In addition, Libyan people have become accustomed to a social welfare sate and I doubt they will be able to control the neo-liberal forces that will descend upon the country to reap their rewards. The people are in for a rude awakening. The US/NATO controlled UN has tight grip on Libya's sovereign funds and will only dispense the funds as they see fit.

    What share of national natural resources go to the people in the NATO countries? From little to none. What makes anyone think that these riches will accrue to the people and not the huge multinationals in the future?

    The Libyan oil may remain nationalized but you can bet your gold Dinars that there will be PSA's (Production Sharing Agreements) that give the bulk of the profits to the oil companies just as they do in Iraq. These PSA's amount to a system of long term contracts which maintain the facade of public ownership but in fact lock the country into deals that are beyond the reach of courts, public scrutiny or democratic control.

    I'm going to wait to see if R2P was really "Right to Protect" or was really "Right to Pillage".

  •  your accusations need links (3+ / 0-)
    Recommended by:
    InAntalya, Brecht, volleyboy1

    as for the substance of it, i think that an uprising->civil war is coming in syria, whether our country intervenes in any way or not. i don't think that's reason for bombing syria, FWIW.

  •  Russia moves chess piece in "Great Game" (3+ / 0-)
    Recommended by:
    InAntalya, Brecht, Woody
    Russia warships to enter Syria waters as a message to West

    Russian warships are due to arrive at Syrian territorial waters, a Syrian news agency said on Thursday, indicating that the move represented a clear message to the West that Moscow would resist any foreign intervention in the country's civil unrest.

  •  The key difference (1+ / 0-)
    Recommended by:
    InAntalya

    between Syria and Libya is that a large enough chunk of the Syrian population supports Assad on independent policy grounds to prevent his toppling.  They don't like him and hate the corruption, violence, bad domestic policy, abuses of power etc. but they do regard him as an adequate military leader should there be clashes with Israel.  They just don't see any post-Assad head of state capable of the role.

    I believe this doesn't mean they think Assad will be victorious or even want him to be victorious in fights with Israel.  Nor are they looking for someone who will be.   Assad is willing to fight on in the impoverished and low competence Syrian condition of the present but isn't an embarrassment to basic tribal Syrian pride in the continuing defeats and stalemates.  He's a prideful and sullen but not desperate loser as concerns the running conflict with Israel.  This may be the optimal kind of leadership in Syria's current situation in average Syrian eyes and that of their neighbors.  He's not going to win the conflict, he's not going to lose it, and he's not wasting lots of lives in it.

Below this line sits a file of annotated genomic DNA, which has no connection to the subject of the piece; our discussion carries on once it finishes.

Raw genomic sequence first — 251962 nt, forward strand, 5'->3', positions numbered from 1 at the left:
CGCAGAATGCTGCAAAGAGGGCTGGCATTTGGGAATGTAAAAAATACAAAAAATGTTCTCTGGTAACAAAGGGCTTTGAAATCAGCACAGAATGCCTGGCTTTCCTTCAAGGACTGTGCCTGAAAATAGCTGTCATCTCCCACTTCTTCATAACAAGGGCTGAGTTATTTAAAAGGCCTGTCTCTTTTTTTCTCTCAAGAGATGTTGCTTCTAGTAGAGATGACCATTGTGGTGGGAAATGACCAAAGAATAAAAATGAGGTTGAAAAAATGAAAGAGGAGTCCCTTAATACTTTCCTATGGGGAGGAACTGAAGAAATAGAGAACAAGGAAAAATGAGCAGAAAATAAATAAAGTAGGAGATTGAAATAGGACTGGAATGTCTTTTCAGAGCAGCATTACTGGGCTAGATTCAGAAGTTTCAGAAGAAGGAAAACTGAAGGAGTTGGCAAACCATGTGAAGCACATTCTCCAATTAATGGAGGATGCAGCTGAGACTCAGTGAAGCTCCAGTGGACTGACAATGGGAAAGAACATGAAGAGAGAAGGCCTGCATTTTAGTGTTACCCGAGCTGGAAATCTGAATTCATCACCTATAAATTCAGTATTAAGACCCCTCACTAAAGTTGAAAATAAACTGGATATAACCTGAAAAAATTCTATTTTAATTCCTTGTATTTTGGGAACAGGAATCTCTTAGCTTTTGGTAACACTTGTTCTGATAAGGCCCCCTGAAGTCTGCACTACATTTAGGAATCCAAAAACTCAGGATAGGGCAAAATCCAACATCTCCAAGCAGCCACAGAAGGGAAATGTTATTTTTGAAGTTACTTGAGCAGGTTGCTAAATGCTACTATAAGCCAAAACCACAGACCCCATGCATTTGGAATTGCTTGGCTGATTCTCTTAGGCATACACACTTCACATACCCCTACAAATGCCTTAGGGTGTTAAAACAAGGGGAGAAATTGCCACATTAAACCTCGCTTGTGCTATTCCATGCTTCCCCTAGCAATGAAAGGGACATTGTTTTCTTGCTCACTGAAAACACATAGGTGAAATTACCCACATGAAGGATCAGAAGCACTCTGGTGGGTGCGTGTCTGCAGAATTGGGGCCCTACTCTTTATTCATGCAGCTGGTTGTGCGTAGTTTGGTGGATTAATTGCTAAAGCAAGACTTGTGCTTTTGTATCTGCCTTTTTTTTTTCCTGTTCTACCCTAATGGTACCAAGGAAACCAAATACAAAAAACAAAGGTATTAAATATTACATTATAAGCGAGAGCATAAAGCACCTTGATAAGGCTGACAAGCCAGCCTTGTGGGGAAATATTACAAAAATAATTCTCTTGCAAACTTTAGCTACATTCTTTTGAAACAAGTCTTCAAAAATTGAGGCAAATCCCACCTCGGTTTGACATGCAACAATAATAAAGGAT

My view is that the conflicts in the Middle East have settled into a Cold War order, with two key powers aligning and supporting the conflicts between all the lesser powers of the region.  (Syria being one of the lesser powers.)  Regime change in Teheran is the key event, will collapse this two pole dynamic within the Middle East which keeps all current governments in the region in power and afraid and living on borrowed time.  Much like all those Eastern European governments in the 1980s which couldn't survive a change of regime in Moscow and whose populations were simply waiting for the day when .  Assad, as an ally of the Khamenei regime, will likely be able to hold on barely until that day comes in Teheran- which is maybe five, at most around ten years away.

    As pointed out by Syrian opposition and resistance activists, there is nothing else respectable keeping Assad in power or his regime legitimized.  There is Alawite fear of recriminatory violence and people bought and rewarded in various ways who still support him.  But in a sense he's already gone, is living on borrowed time, has done the Wiley E. Coyote thing of walking off the cliff and standing on political thin air.  

    •  Does Teheran Regime Change Matter? (1+ / 0-)
      Recommended by:
      InAntalya